From: firstname.lastname@example.org (Tom Bruhns)
Subject: Re: How to measure C+stray to 0.01pf
Date: 3 Sep 2002 14:35:42 -0700
References: <3D713180.969035D2@science.net> <email@example.com> <firstname.lastname@example.org>
NNTP-Posting-Date: 3 Sep 2002 21:35:42 GMT
email@example.com (Adam Seychell) wrote in message news:<firstname.lastname@example.org>...
> Agilent have seem to make the impossible possible. The Agilent 4285A
> Precision 75KHz - 30MHz LCR meter for example claims 10aF resolution !
> Can somoene explaing the purpose of such a ridiculous reading ?
Well, let's see. In the work I mentioned in my earlier posting, we
worried about drift on the order of 25 parts per million or so. Since
we were dealing with nominally 3pF capacitors, that would amount to
about 75aF. So yes, I can imagine some folk would care.
A bigger trick (than simply the resolution) is to make things stable
enough to actually use that resolution. I didn't say it in my first
reply to Sally's posting, but it's worth noting: a C0G cap is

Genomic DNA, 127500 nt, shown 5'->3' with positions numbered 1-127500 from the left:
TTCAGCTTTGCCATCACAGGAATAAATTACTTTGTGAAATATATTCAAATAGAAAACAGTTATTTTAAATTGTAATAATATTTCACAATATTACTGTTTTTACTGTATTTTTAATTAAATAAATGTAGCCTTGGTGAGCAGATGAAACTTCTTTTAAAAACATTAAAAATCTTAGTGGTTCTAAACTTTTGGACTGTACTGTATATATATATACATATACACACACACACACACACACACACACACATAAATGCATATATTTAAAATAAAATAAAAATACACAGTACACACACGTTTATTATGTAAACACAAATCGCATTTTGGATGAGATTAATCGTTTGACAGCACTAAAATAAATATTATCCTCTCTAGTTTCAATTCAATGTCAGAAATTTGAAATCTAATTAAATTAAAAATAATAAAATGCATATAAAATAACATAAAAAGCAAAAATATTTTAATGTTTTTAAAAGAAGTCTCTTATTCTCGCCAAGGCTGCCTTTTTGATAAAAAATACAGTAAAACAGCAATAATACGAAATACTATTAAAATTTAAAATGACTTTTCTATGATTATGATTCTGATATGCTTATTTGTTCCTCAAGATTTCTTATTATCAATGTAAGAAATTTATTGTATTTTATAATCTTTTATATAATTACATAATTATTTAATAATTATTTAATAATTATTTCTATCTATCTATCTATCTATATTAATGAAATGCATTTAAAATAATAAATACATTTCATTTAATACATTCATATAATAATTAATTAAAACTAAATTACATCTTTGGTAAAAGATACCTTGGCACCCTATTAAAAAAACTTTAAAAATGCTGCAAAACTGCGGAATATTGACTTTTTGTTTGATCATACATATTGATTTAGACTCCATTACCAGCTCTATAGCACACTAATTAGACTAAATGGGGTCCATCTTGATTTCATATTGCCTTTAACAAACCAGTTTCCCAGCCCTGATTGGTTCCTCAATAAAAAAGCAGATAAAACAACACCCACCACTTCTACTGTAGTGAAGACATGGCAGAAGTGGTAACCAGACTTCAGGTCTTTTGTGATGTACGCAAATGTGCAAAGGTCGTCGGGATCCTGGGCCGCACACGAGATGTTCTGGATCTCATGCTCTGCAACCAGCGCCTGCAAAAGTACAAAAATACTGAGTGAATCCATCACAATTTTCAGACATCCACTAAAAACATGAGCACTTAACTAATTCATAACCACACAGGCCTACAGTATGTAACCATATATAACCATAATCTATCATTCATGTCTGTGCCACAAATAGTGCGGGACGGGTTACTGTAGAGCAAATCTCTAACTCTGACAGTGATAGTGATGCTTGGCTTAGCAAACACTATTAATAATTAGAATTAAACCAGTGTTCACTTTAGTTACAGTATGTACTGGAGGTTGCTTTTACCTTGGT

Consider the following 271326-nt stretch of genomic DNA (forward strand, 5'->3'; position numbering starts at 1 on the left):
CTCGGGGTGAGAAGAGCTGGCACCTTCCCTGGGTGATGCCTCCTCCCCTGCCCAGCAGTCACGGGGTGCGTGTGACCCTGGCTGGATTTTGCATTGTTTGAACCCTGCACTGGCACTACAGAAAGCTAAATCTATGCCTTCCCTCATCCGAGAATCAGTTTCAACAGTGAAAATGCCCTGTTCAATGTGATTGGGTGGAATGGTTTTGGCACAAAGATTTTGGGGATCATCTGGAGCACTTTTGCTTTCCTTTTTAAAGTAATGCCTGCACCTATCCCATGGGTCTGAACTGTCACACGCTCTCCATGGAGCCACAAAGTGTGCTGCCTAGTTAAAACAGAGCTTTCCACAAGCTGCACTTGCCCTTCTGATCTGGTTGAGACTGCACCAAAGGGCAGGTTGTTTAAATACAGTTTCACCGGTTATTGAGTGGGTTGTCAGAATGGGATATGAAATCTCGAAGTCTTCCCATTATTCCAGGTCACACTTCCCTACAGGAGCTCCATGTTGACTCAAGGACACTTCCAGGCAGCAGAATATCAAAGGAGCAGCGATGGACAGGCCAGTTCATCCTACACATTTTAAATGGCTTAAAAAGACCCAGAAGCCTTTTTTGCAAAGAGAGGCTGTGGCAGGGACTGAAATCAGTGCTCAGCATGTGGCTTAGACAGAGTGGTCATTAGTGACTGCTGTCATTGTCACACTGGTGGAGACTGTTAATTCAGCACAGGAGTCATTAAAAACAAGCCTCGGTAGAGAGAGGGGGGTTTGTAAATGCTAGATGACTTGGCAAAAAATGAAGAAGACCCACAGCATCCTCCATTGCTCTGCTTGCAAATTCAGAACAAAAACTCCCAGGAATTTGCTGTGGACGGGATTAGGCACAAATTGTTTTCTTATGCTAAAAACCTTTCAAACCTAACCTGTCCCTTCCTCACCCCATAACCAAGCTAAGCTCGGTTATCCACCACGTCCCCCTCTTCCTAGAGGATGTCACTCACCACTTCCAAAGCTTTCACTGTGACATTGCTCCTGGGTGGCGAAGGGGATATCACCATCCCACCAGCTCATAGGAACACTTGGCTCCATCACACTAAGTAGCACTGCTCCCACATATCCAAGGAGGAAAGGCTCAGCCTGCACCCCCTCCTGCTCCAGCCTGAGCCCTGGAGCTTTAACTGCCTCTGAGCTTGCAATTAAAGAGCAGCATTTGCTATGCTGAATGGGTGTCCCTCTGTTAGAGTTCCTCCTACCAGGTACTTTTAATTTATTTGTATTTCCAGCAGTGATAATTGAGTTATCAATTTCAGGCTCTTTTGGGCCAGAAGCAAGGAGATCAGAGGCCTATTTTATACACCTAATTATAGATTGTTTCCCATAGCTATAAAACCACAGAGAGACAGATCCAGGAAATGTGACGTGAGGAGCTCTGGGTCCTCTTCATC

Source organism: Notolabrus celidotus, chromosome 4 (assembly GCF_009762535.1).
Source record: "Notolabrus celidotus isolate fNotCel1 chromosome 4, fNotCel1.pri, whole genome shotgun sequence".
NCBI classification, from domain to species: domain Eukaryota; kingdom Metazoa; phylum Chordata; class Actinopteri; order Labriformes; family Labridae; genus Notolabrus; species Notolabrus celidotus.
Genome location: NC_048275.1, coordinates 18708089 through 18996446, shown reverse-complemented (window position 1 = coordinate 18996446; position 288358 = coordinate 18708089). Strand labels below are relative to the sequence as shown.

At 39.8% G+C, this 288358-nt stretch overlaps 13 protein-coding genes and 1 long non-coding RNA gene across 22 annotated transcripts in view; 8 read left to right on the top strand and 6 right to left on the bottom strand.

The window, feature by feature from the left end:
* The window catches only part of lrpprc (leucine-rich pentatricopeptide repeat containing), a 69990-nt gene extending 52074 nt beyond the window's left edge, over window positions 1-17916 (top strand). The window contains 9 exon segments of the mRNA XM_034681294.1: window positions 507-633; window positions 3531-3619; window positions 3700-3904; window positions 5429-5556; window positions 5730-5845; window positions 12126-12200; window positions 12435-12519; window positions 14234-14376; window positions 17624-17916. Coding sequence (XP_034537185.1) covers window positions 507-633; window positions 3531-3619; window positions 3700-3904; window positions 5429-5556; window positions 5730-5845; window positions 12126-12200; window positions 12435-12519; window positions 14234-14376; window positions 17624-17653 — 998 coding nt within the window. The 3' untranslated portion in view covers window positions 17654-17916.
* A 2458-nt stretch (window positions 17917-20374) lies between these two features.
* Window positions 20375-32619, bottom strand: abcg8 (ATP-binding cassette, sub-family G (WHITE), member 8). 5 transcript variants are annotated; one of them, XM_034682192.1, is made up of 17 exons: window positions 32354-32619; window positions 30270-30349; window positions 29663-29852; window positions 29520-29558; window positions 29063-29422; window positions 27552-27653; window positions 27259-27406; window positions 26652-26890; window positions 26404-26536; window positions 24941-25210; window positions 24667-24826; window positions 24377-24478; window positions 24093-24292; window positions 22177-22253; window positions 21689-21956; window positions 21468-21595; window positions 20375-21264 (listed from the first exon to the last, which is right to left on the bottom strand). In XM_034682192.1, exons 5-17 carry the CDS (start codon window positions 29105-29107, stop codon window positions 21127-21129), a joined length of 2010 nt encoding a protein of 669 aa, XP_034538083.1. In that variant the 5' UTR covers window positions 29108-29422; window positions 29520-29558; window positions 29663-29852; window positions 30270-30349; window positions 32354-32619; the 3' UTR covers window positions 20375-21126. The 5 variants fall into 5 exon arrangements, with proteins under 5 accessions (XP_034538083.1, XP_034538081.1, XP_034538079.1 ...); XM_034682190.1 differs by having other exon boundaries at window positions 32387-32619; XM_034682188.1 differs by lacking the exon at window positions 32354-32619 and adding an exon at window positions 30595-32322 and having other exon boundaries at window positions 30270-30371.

generally rated at +/-30ppm/C tempco. If I recall correctly,
somewhere in its normal temperature operating range, it typically goes
through zero tempco. For a cheap part, that's pretty darned good.
Bob Pease, in one of his National analog design seminars, made mention
of that fact. If you want a resistor that does better, you'll pay
more dearly for it. If you want a precision current source with very
high stability, you're likely to pay quite a bit more for it. Voltage
sources with part per million stability are not cheap. So to measure
capacitance with very good stability, one must think carefully about
this sort of thing. Assuming the capacitance you want to measure is
really stable, how do you keep your measuring circuit similarly
stable? If you have lots of money to throw at the problem, there are
ways, but if you want to keep things cheap, how do you do it? For
"pretty good" stability, a bridge formed from low-drift capacitors
might not be too bad.